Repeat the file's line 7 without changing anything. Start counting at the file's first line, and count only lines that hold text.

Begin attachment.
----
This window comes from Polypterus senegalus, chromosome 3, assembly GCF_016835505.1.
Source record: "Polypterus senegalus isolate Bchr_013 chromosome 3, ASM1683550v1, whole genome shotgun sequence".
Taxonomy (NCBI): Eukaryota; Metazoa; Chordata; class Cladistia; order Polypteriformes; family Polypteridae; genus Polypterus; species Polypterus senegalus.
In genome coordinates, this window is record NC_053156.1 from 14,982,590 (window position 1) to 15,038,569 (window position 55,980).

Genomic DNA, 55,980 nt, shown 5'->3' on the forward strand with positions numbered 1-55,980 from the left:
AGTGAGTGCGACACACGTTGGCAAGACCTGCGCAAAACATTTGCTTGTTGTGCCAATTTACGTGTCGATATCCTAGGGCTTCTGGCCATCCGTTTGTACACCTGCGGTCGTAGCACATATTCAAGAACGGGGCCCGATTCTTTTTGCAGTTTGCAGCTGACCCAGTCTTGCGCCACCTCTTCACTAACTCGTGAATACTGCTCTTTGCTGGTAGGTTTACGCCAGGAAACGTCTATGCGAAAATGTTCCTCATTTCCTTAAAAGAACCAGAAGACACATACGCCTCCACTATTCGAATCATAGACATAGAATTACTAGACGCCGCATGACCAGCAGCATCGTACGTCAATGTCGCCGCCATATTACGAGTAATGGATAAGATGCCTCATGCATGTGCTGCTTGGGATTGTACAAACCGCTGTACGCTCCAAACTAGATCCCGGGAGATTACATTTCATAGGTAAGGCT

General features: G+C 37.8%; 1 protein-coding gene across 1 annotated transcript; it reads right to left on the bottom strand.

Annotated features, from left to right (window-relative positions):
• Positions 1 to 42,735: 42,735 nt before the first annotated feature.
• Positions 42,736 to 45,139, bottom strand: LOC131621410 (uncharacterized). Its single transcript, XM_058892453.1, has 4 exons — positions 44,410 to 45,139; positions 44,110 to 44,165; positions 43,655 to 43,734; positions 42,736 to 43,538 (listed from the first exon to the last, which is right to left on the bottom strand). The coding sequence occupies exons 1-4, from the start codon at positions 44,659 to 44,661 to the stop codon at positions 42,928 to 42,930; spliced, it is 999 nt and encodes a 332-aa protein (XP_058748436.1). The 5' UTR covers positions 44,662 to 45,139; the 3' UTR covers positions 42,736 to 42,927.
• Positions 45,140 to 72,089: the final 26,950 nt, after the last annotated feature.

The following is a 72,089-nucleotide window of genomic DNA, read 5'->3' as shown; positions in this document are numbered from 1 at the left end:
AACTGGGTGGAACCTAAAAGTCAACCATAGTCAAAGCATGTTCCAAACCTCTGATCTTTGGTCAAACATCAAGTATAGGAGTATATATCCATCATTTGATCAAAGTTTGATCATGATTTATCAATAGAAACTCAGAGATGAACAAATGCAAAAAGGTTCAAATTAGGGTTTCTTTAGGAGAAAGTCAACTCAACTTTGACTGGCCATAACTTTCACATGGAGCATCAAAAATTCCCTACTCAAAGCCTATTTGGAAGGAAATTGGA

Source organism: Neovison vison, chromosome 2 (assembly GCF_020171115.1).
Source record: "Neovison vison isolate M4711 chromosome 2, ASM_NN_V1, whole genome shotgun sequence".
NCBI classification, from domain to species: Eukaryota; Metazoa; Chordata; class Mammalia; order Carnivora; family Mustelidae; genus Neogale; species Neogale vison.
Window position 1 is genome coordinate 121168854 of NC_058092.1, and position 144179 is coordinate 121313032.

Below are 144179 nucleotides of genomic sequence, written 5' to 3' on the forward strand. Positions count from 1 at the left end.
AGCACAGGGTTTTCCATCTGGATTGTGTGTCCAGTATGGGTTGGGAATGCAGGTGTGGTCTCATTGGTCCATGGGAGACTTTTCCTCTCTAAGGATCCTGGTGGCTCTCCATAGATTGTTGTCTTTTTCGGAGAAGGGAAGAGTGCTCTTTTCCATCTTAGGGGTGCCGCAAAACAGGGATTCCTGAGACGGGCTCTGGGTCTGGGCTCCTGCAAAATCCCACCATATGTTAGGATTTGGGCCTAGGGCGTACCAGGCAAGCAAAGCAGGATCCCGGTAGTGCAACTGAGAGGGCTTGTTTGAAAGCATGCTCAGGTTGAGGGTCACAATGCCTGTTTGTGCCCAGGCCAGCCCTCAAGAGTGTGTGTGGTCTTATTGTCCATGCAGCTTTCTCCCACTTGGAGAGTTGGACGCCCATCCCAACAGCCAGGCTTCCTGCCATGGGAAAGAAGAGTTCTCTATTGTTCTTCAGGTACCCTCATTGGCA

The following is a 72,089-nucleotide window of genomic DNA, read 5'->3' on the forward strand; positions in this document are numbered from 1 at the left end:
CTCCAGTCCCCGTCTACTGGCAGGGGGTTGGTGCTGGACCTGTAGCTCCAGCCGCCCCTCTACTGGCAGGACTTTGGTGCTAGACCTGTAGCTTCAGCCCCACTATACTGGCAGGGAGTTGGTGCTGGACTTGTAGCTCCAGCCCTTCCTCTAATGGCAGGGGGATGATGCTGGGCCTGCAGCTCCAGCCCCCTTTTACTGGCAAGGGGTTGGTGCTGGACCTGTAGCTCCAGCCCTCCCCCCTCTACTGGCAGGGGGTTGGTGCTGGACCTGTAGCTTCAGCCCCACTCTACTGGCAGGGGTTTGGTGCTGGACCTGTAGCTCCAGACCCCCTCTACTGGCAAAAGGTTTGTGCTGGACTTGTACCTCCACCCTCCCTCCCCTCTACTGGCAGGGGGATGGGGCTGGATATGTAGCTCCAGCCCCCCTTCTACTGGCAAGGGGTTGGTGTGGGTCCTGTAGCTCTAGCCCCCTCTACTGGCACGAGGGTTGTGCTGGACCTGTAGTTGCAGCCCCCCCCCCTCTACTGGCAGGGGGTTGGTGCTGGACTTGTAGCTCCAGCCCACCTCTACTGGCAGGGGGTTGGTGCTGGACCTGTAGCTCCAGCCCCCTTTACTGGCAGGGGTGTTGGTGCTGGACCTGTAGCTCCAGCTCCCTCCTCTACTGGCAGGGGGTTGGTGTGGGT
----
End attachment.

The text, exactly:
General features: G+C 37.8%; 1 protein-coding gene across 1 annotated transcript; it reads right to left on the bottom strand.